An Ebook of “The Ancient Tea Horse Road” is in the works

After much advice – some not so subtle – from friends, readers, and audience members from the recent Shanghai and Beijing Literary Festivals, I’ve sped up work on the creation of the ebook version of my book “The Ancient Tea Horse Road”. Plans were in the works, but a certain ‘push’ has now been introduced. One student from the YCIS school in Shanghai, where I spoke, asked directly why I hadn’t gotten it done yet. That sort of sealed it right there. Will update as it progresses.

About JeffFuchs

Bio Having lived for most of the past decade in Asia, Fuchs’ work has centered on indigenous mountain cultures, oral histories with an obsessive interest in tea. His photos and stories have appeared on three continents in award-winning publications Kyoto Journal, TRVL, and Outpost Magazine, as well as The Spanish Expedition Society, The Earth, Silkroad Foundation, The China Post Newspaper, The Toronto Star, The South China Morning Post and Traveler amongst others. Various pieces of his work are part of private collections in Europe, North America and Asia and he serves as the Asian Editor at Large for Canada’s award-winning Outpost magazine. Fuchs is the Wild China Explorer of the Year for 2011 for sustainable exploration of the Himalayan Trade Routes. He recently completed a month long expedition a previously undocumented ancient nomadic salt route at 4,000 metres becoming the first westerner to travel the Tsa’lam ‘salt road’ through Qinghai. Fuchs has written on indigenous perspectives for UNESCO, and has having consulted for National Geographic. Fuchs is a member of the fabled Explorers Club, which supports sustainable exploration and research. Jeff has worked with schools and universities, giving talks on both the importance of oral traditions, tea and mountain cultures. He has spoken to the prestigious Spanish Geographic Society in Madrid on culture and trade through the Himalayas and his sold out talk at the Museum of Nature in Canada focused on the enduring importance of oral narratives and the Himalayan trade routes. His recently released book ‘The Ancient Tea Horse Road’ (Penguin-Viking Publishers) details his 8-month groundbreaking journey traveling and chronicling one of the world’s great trade routes, The Tea Horse Road. Fuchs is the first westerner to have completed the entire route stretching almost six thousand kilometers through the Himalayas a dozen cultures. He makes his home in ‘Shangrila’, northwestern Yunnan upon the eastern extension of the Himalayan range where tea and mountains abound; and where he leads expeditions the award winning ‘Tea Horse Road Journey’ with Wild China along portions of the Ancient Tea Horse Road. To keep fueled up for life Fuchs co-founded JalamTeas which keeps him deep in the green while high in the hills.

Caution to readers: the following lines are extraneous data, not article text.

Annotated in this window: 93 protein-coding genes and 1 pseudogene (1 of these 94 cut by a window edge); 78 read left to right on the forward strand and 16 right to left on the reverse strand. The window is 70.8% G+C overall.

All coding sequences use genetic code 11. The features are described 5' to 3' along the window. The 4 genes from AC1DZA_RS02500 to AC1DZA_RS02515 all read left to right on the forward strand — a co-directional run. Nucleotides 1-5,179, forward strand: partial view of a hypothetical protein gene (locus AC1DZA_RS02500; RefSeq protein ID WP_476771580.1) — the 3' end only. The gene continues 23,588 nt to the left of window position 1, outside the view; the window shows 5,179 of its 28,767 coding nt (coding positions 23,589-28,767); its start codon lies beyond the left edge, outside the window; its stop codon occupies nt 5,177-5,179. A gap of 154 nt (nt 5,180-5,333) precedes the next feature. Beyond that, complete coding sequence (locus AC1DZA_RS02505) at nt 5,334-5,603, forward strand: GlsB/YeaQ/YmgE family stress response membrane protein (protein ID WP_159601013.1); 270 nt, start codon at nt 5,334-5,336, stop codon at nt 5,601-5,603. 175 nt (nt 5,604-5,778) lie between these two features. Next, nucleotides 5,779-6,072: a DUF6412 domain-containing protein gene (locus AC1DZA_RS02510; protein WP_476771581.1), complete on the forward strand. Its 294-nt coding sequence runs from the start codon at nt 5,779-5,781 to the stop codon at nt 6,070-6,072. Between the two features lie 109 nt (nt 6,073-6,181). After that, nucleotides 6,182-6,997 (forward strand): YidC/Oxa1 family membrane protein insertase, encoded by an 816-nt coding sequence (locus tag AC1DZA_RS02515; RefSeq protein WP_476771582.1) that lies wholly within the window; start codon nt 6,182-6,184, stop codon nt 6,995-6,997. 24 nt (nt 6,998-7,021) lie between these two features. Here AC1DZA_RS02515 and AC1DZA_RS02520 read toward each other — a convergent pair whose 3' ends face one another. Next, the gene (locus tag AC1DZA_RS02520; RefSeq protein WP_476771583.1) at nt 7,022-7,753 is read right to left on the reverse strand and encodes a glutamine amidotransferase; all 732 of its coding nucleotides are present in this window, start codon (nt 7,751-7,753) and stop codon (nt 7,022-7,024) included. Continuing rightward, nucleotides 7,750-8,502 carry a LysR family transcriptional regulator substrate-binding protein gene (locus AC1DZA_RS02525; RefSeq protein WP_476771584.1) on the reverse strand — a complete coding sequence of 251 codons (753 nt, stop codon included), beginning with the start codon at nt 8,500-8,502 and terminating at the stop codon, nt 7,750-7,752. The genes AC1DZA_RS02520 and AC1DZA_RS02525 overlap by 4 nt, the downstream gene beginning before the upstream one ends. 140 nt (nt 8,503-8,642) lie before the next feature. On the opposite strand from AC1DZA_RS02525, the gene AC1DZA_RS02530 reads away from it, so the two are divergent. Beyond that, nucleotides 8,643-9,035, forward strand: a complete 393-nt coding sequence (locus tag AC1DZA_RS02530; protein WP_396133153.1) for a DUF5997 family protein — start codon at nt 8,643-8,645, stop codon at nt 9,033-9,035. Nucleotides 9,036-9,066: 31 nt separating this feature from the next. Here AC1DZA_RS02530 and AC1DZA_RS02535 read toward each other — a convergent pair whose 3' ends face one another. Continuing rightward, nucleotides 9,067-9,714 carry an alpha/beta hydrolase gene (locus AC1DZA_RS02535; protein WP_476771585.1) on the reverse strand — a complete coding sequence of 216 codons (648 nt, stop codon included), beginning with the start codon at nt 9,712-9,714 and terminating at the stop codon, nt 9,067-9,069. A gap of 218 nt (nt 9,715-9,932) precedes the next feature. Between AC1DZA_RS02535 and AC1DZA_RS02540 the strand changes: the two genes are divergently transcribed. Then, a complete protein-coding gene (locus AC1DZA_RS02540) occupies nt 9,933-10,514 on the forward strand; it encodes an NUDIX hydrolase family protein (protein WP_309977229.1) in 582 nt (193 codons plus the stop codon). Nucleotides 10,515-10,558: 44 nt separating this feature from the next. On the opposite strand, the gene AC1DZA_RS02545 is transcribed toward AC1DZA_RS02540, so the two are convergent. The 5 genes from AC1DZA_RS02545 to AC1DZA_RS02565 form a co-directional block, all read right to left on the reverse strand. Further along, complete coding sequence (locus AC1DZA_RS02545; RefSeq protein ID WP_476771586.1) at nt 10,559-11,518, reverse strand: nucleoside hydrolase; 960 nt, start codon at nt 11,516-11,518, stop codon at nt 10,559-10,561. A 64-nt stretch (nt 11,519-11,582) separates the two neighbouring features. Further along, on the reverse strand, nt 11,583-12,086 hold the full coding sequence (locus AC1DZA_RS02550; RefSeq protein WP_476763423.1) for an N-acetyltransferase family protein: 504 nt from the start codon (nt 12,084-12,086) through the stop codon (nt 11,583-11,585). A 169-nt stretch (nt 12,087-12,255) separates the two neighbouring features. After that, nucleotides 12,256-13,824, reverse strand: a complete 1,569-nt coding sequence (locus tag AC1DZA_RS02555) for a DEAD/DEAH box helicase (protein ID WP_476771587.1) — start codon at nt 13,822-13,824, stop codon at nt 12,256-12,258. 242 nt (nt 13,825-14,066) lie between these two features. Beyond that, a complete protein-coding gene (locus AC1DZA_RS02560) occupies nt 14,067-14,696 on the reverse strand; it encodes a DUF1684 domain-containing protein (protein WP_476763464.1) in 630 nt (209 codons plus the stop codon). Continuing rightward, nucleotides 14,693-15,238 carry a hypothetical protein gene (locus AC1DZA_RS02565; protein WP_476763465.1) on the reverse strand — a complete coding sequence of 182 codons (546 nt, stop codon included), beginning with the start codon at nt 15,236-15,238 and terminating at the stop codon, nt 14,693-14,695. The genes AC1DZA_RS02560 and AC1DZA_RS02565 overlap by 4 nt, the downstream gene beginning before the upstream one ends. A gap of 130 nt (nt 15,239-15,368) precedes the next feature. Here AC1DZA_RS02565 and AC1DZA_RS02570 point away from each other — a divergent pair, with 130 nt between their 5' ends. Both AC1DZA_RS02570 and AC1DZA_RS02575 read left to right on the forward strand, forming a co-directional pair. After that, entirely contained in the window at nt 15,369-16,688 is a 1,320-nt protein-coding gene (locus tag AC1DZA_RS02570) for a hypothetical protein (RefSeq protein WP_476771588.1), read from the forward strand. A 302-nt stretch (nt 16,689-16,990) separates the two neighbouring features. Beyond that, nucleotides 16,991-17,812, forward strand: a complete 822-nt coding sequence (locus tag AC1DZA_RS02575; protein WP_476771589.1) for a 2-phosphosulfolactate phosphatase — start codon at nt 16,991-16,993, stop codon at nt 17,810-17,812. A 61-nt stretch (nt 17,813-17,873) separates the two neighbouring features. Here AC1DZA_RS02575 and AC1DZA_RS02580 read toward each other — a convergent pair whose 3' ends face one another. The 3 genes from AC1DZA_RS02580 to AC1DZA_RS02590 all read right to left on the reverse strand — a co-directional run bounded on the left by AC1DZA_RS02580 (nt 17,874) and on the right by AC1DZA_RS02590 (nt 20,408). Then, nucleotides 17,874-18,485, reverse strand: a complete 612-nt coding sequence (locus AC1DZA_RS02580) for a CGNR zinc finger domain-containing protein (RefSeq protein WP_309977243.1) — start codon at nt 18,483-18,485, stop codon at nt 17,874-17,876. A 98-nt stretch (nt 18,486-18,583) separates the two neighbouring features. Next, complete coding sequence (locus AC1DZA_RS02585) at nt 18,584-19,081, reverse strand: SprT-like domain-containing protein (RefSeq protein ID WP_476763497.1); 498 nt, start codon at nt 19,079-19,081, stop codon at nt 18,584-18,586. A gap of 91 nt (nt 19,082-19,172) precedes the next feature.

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6 Responses to An Ebook of “The Ancient Tea Horse Road” is in the works

  1. Elisa says:

    Oh good, now my book club might actually choose it to read 🙂

  2. Pau says:

    I really will recommend it to our book club!!!
    These stories make you feel part of the trips and adventures Jeff and his friends have, hear and discover along their trips.
    Can’t wait to go back to Yunnan, spend hours in the market at Zhongdian. Can’t wait to spend days staring at the Meili range from Fei Lai Si walk around there and drink baijiu with the musicians at the inn …

    Thank you Jeff, Dakpa, Dorje and all the other people!!!

    • JeffFuchs says:

      Wonderful note of endorsement and you are quite right to include the ‘characters’ from the book: Dorje, Dakpa and the rest of the crew. They are one of aspects that gave – and give still – so much colour to this part of the world.

      I too look forward to seeing the ebook version. Pierre at CSF publishing is himself a great photographer and he wants the book to be even more photo heavy.

      thanks for the words Pau,
      Jeff

      • Pau says:

        About the ebook:

        it is a great idea to add more images, photographs, drawings …
        One thing I have done while reading the book is a list of the places, towns, mountain passes and villages you happen to cross on your way. My plan is to make a map (although I know I won’t find half of the places you mention) and hope to visit some of these locations some day.
        Have you thought about adding some maps, even if they are hand drawn, in your ebook?

        • JeffFuchs says:

          Your note addresses one of the big points for the upcoming ebook: the map. In discussions about the map as it was conspicuously absent in the hard-copy and for this kind of book, one needs a map to give breadth to the geography – particularly when it comes to the Himalayas and the more remote zones.

          thanks for taking the time and I think at the very least one hand drawn effort will appear.

          Jeff

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